On May 21 the Catholic Church in the United States went to court.
In an unprecedented spate of lawsuits filed throughout the country, the Archdioceses of New York and Washington, along with such leading Catholic institutions as Notre Dame and Catholic Charities, joined a host of Catholic institutions seeking to have judges rule that the Obama administration’s contraception, abortion and sterilization mandate violates religious liberty.
Among those institutions already in the fray were Belmont Abbey College, Franciscan University, EWTN and at least two Catholic businessmen.
There are altogether approximately two dozen lawsuits pending. Scores of Catholic institutions are plaintiffs. All of them are represented by experienced counsel. Those which sued on May 21, for example, are all being represented pro bono by arguably the nation’s best law firm, Jones Day.
Now that the dust has settled on the filings and the initial burst of media attention has slackened, it is time to ask: What can we expect from these lawsuits? Is the Church likely to prevail? If so, upon what grounds?
The first thing to understand, however, is that it will be good news if these lawsuits go nowhere. There are three possible scenarios in which the Church’s institutions could win without achieving victory in court.
One scenario will play out no later than June 29. By that date the Supreme Court will decide whether the whole Obama health-care reform is unconstitutional. The issue in that case has nothing to do the contraception mandate; it is about requiring everyone to have health insurance by 2014. But, because HHS issued the contraception requirement under the authority of the larger reform, if that reform goes down the contraception mandate goes down with it.
The second scenario will play out on Nov. 6. If Mitt Romney is then elected our nation’s 45th president, he will soon thereafter announce that he is rescinding the mandate.
If neither the Supreme Court nor Romney moots the pending spate of lawsuits, the third possibility is that Obama might invite Church representatives to the bargaining table, to hammer out a more generous exemption for religious institutions from the mandate. The administration presently insists that the exemption is settled. But that is likely to change if things start going badly for HHS in court. How likely is that?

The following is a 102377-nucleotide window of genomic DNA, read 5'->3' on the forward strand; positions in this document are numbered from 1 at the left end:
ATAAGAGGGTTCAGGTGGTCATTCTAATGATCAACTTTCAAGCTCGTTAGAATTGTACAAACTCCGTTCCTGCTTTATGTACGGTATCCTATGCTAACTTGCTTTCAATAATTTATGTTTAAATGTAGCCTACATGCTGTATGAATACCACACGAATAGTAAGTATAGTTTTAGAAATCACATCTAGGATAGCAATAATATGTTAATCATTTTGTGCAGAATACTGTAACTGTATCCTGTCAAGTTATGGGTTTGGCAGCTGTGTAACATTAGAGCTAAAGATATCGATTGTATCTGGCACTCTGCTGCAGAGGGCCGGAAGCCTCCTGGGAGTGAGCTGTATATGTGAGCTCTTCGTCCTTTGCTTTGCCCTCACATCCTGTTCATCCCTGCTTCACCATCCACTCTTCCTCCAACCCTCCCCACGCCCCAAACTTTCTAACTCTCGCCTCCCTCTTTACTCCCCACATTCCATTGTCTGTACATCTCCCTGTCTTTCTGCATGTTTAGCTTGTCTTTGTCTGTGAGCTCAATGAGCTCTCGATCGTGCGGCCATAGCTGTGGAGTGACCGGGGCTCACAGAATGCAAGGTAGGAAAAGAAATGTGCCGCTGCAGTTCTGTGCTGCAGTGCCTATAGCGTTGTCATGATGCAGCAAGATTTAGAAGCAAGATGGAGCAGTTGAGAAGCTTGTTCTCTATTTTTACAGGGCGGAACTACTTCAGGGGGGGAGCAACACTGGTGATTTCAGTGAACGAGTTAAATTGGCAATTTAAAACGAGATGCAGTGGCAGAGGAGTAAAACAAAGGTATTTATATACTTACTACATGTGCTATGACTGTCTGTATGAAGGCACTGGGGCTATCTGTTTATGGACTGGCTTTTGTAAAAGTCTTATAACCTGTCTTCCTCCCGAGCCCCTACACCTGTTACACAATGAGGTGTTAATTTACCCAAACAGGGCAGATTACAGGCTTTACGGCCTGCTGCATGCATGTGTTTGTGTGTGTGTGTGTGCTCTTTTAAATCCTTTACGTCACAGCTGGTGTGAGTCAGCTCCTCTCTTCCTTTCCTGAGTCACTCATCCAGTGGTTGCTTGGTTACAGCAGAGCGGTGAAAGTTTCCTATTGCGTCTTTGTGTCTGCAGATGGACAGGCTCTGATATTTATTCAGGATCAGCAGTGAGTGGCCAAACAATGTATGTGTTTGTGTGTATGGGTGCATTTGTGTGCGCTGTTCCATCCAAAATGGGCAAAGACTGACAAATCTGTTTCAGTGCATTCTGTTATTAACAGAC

The two dozen lawsuits vary in important details. But all the plaintiffs say in one way or another that complying with the government’s requirement to (in the words of Notre Dame’s case) “pay for, provide, and/or facilitate” abortion-inducing drugs, sterilization and contraception violates sincerely held Catholic beliefs, and so illegally compromises religious liberty.
Some particular charges of illegality in these cases swing free of faith. Many of the lawsuits allege violations of the government’s internal procedures for promulgating legal rules like the mandate. Many say that free speech rights are violated, too.
All of the lawsuits, though, make several claims about religious liberty. Some of these depend upon the Constitution’s First Amendment. More specifically, these allegations concern the constitutional clauses against government “establishment” of religion and against “prohibiting” religion’s “free exercise.”
Each of these clauses promises the possibility, but not the likelihood, of success.
The U.S. Conference of Catholic Bishops’ Ad Hoc Committee on Religious Liberty, chaired by Baltimore Archbishop William Lori, articulated the core of both these arguments when it asserted that, by limiting exceptions to houses of worship and thereby sweeping Church schools, hospitals and social services within the mandate, the government was deciding which institutions were “religious enough” and which were not.